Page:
WEDNESDAY, Nov. 19, 2014 (HealthDay News) — Trainee-led time-outs to reevaluate antibiotic use can reduce costs in internal medicine units, according to a study published in a supplement to the Nov. 18 issue of the Annals of Internal Medicine, highlighting the Robert Wood Johnson Foundation Clinical Scholars Program.
Todd C. Lee, M.D., M.P.H., from the McGill University Health Center in Montreal, and colleagues conducted a before-after study among 679 internal medicine inpatients to optimize antibiotic use through U.S. Centers for Disease Control and Prevention-proposed trainee-led time-outs. Resident physicians adjusted patients’ antibiotic therapy through time-out audits conducted twice weekly. After standardization, antibiotic costs were compared in the year before and after the audits.
The researchers observed a 46 percent reduction in total costs in the units, from $149,743CAD (January 2011 to January 2012) to $80,319 (January 2012 to January 2013). Seventy-eight and 22 percent of the savings were related to the carbapenems and other antibiotic classes, respectively. There was 80 percent adherence to the auditing process. The only reliable and statistically significant change in the time-series analysis was a reduction in the rate of moxifloxacin use, by −1.9 defined daily doses per 1,000 patient-days per month (P = 0.048). There was a decrease in the rates of Clostridium difficile infection from 24.2 to 19.6 per 10,000 patient-days (incidence rate ratio, 0.8; 95 percent confidence interval, 0.5 to 1.3).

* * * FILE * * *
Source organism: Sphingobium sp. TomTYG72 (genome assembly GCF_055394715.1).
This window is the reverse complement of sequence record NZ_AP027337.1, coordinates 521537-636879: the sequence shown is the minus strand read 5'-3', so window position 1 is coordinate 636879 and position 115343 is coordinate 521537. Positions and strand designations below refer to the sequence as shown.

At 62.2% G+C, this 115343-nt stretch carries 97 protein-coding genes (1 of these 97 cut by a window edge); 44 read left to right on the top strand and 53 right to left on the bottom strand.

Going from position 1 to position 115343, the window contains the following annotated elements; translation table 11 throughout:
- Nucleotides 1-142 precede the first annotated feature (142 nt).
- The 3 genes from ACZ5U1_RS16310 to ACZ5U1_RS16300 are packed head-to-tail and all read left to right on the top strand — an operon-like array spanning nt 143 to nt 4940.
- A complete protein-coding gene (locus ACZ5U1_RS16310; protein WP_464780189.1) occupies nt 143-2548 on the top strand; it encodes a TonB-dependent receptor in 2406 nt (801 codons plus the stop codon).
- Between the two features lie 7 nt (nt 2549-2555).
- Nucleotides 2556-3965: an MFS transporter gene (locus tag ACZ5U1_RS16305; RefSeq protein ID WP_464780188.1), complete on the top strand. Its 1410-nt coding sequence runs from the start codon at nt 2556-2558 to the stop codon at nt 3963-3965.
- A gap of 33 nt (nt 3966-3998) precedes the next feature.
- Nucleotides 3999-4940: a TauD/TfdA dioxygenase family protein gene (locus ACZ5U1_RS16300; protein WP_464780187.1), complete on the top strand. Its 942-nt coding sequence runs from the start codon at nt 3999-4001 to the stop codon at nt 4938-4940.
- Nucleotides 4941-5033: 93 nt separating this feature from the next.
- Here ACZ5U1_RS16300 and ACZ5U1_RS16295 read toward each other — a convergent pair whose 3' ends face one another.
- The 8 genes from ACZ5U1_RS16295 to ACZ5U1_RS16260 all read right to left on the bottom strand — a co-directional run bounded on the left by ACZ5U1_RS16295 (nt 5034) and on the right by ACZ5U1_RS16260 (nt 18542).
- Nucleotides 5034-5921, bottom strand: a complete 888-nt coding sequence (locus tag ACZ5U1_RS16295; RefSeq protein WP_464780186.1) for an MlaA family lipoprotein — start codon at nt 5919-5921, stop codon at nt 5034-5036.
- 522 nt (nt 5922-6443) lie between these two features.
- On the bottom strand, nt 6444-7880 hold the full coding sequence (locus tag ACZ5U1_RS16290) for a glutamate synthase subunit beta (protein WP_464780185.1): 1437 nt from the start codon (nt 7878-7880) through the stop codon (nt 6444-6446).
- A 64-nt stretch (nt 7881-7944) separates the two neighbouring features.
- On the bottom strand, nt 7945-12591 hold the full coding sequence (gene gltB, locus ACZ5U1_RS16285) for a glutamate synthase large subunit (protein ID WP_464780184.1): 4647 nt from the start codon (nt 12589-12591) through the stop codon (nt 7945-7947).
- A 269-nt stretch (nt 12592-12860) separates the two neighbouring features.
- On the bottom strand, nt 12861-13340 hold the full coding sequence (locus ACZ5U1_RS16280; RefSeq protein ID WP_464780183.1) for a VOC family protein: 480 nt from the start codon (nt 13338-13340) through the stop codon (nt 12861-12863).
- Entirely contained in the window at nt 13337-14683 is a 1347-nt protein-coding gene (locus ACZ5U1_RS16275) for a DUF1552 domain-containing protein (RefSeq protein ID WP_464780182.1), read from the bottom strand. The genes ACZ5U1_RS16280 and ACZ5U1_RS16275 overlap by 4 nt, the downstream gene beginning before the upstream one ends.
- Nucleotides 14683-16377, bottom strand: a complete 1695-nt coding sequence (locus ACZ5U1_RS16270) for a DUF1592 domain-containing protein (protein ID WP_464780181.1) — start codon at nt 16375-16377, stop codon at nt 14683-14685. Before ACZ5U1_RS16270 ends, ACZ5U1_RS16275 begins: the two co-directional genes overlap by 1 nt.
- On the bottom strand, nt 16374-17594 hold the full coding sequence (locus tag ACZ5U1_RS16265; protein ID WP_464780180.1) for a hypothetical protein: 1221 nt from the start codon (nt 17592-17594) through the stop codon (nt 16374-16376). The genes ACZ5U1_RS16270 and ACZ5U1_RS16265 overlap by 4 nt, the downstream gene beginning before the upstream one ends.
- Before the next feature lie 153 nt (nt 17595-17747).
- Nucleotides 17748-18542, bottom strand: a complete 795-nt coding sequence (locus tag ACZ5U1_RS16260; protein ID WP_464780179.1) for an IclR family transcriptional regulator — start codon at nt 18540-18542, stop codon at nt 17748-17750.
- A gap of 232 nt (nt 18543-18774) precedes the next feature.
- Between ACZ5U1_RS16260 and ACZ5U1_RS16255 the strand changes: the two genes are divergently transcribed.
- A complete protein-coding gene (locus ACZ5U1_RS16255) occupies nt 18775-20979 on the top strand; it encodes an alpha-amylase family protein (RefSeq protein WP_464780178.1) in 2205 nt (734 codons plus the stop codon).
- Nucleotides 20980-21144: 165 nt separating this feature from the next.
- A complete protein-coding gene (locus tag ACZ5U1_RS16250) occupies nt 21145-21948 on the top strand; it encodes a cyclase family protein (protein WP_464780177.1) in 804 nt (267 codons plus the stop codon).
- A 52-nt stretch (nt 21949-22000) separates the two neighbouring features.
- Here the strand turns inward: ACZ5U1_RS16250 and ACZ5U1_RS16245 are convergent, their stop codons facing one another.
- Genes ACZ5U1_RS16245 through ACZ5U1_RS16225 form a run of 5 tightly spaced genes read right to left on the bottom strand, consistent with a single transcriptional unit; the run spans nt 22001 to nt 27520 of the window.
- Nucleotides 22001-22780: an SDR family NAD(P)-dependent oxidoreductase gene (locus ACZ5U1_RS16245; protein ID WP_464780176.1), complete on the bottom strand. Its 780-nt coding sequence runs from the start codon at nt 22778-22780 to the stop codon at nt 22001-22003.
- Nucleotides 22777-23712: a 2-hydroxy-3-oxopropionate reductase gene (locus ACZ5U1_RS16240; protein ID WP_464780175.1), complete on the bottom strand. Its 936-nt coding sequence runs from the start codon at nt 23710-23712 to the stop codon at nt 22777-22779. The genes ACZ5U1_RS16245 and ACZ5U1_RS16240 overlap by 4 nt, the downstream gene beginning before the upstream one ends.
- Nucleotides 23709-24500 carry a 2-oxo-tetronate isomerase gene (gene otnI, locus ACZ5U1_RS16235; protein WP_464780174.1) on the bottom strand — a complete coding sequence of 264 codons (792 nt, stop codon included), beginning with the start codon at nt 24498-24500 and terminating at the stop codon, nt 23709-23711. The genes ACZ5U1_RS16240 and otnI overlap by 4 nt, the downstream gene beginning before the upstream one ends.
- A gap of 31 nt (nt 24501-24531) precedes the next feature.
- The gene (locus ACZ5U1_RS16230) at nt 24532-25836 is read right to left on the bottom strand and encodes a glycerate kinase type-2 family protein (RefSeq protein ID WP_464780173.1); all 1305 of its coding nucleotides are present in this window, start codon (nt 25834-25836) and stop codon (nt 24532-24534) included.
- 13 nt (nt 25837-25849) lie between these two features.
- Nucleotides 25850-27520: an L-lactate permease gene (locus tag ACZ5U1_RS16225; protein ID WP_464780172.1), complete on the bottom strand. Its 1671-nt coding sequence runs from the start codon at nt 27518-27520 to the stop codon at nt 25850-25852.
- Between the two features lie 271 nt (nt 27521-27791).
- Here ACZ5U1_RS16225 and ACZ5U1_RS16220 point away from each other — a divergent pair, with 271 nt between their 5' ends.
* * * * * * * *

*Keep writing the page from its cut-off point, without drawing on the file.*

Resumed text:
“An antibiotic self-stewardship bundle to implement the CDC’s suggested time-outs seems to have reduced overall costs and targeted antibiotic use,” the authors write.